It's not just parents of teens who have to worry about the dangers of automobile accidents. A recent study conducted by The Children's Hospital of Philadelphia reveals that car crashes are the leading cause of death for tweens and teens.
Your son or daughter may have years to go before it's time to apply for a learner's permit, but risk factors for tween passengers still exist. It's important to know that the most dangerous risk factor for tween passengers is riding in a car with a teen driver. Other dangerous circumstances include riding in a car with a driver who is drunk, riding in a car with a male teen driver, and riding in a car on the weekends, according to the study.
For parents of tweens it's obvious that the best way to keep your child safe is to only allow him to ride in vehicles with experienced (and older) drivers. Other risk factors can be avoided with a little common sense. Parents of tweens have to be vigilant about enforcing the use of seat belts with their children. Another study conducted by the Automotive Coaltion for Traffic Safety found that half of all tweens do not always wear seat belts, and many sit in the front seat of their car, another risk factor.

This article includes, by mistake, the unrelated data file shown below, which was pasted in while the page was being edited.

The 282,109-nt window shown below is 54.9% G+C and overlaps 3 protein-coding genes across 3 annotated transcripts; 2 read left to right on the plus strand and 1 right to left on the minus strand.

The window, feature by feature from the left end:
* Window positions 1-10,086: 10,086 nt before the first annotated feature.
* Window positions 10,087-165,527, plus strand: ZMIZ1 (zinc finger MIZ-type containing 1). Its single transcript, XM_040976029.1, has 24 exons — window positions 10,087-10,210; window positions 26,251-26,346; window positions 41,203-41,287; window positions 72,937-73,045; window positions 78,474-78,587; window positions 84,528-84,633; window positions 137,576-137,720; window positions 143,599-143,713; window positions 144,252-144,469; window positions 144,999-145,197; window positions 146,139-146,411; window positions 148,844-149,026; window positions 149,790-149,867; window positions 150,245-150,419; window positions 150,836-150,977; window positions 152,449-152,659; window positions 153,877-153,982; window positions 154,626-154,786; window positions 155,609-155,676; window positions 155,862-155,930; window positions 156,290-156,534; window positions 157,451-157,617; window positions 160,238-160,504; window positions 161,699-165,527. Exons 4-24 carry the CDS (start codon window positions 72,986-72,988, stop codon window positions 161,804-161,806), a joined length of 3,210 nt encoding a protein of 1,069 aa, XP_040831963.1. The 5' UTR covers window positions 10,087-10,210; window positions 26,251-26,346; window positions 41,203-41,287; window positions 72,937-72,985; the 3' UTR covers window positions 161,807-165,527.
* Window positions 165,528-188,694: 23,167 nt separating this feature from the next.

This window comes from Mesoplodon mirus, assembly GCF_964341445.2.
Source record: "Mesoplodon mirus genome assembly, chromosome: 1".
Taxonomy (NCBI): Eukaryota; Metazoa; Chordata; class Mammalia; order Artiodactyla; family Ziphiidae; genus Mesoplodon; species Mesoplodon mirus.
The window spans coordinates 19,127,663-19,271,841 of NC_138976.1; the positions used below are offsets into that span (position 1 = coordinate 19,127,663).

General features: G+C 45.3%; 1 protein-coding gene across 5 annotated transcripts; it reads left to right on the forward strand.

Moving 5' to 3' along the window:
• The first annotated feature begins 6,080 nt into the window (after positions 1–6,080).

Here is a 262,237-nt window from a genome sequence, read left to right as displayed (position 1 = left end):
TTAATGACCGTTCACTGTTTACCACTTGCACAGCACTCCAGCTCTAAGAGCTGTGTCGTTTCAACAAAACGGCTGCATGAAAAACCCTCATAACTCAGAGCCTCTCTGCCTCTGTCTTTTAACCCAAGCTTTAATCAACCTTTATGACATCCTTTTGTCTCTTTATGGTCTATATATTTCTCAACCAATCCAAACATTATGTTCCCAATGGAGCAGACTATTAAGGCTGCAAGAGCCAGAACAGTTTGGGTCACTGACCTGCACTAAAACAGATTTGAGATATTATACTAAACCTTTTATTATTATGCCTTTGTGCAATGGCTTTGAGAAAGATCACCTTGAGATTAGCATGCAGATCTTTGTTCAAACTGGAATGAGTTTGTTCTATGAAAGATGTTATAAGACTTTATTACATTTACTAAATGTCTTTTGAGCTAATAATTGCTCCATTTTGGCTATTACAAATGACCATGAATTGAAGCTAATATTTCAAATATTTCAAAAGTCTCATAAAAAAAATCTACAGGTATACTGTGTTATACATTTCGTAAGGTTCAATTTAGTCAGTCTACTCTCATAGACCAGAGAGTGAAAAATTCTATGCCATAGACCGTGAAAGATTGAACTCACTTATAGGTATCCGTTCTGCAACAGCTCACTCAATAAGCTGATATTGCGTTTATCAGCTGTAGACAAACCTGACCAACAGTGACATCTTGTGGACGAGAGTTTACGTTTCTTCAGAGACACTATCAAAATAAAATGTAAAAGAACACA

Other safety measures include:
- Walk around your car completely before getting in to check for children, toys, bikes, scooters, or pets.
- Tweens should be taught that drivers are not looking for them, and won't notice them until it's too late. It's up to your child to be aware.
- Demonstrate to your tween how difficult it is for a driver to see them when they are behind or near a vehicle.
- Discuss the importance of never playing or hiding in the trunk of a car.
- Cars manufactured after 2001 have a "glow in the dark" trunk release. Make sure your child knows how to spot the release and use it.
- If your tween doesn't know how to use a cell phone (hey, it could happen) show them how to call 911 in the case of an accident.
- Your child should know how to properly use the lap part of the seat belt (it should fit across the hips and upper legs, not the stomach).
- Between the ages of 8 and 12, your child will graduate from a booster seat to an adult seat. The transition is generally made when the child is 4 feet 9 inches tall and 80 to 100 pounds. Smaller tweens or tweens who are late to mature will be embarrassed at having to use a booster seat when their friends have already left them behind. As difficult as it may be to keep them in a booster, it's important to do so. And in many states, it's the law.
- Wear your seatbelt, too. When adult drivers are not restrained, 91 percent of the fatalities in the 8 to 15 year age group are also unrestrained.